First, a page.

The world of transportation moves faster than ever before. When we discuss monitoring for secure environments in the context of transit, we need to expand the conversation on technology, opening our minds to all practical tools. We must progressively think and speak about capturing sound, giving audio monitoring its due, with the appropriate amount of attention as is deserving of a key sensory technology. Today, both audio and video should be valued for their unique contribution, and their interoperability, yet the present reality is that generally industry remains primarily focused on video systems.
There are too many captured incidents that have affected our transit system’s dedication to zero incident and with the right technology, some of these incidents can be prevented. On December 2013, in the Bronx borough of New York: The operator of a Metro-North commuter train, traveling approximately three times the posted speed limit “zoned out” while approaching a dangerous turn. Four people were killed and more than 70 injured. The aftermath has created public outcry for more monitoring on our transportation systems. Recommendations from both Senators Charles Schumer of New York and Richard Blumenthal of Connecticut directed the transit operators to install video and audio monitoring systems on all passenger trains. Using a network based two-way audio system along with video, transportation staff can:
Remotely interact with transportation employees or commuters in real time and monitor multiple zones, giving them auditory ‘triggers’ to focus on, allowing them to better identify situations in progress and quickly respond with verbal warnings or directions.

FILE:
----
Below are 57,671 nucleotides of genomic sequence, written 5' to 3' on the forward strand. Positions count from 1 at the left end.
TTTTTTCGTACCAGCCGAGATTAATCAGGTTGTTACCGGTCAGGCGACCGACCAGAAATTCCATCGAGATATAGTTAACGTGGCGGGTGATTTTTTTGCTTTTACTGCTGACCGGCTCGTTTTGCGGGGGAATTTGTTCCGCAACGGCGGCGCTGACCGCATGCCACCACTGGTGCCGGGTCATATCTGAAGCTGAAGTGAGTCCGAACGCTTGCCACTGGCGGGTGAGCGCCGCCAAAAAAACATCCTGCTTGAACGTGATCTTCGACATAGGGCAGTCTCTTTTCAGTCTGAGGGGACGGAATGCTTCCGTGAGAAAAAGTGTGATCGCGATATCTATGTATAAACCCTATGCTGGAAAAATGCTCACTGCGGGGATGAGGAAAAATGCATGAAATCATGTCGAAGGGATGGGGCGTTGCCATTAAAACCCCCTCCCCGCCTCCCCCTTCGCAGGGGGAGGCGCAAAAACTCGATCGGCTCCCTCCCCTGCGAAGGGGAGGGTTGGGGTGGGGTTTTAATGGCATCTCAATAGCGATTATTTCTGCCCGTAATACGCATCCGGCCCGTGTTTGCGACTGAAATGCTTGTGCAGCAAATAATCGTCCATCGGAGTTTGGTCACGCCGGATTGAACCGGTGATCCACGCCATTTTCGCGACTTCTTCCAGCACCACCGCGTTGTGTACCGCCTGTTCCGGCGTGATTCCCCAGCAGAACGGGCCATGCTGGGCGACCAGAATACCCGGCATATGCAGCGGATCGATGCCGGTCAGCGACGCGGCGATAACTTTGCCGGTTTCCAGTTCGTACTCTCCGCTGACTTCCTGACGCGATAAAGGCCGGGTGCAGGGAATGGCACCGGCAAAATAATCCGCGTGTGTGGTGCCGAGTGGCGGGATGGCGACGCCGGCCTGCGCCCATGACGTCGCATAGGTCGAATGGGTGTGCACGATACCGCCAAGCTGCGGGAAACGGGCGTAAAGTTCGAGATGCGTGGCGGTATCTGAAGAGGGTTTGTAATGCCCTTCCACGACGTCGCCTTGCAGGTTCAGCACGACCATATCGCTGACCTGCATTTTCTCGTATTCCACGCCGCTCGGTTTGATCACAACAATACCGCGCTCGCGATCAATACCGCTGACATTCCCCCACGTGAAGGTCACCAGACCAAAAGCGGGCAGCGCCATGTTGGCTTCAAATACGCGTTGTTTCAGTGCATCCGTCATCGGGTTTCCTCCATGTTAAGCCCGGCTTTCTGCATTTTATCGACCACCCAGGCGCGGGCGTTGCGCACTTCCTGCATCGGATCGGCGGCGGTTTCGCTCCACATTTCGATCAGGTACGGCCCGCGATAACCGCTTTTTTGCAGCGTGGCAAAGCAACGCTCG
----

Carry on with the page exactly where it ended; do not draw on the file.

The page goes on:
Audio monitoring assists in capturing a cause for alarm. It provides:
Secondary verification in the case that a primary video system is triggered to an emergency, security threat or other ‘out of ordinary’ situation. The security monitor can hear and then focus on the monitor that sees what is going on when audio is integrated into a full security system’s capability. The system operator can verify to the first responders that two sense points were triggered in the same situation.
Heightened activity sending an alarm can be activated based on audio feed captured by audio monitoring products.
A verified situation provides real-time confirmation of an incident via visual or audio monitoring and notifies of attempted unauthorized activity. This technology contributes to:
- Reduced call-out to responders with information that values time, focus, and resources.
- Reassuring transportation monitoring centers, that their assets are safe and secure.
Audio also helps strengthen vandal prevention, provide employee training, conduct day-to-day business and much more. For example,a regional transportation depot uses audio to monitor and verify activity in critical locations to increase security and productivity and to focus manpower attention. Recommendation: Offer this notion when discussing the conceptual design at the project table. More and more major public and private entities have utilized the power of audio for their security needs. Include audio as part of a total, integral part of the overall security solution.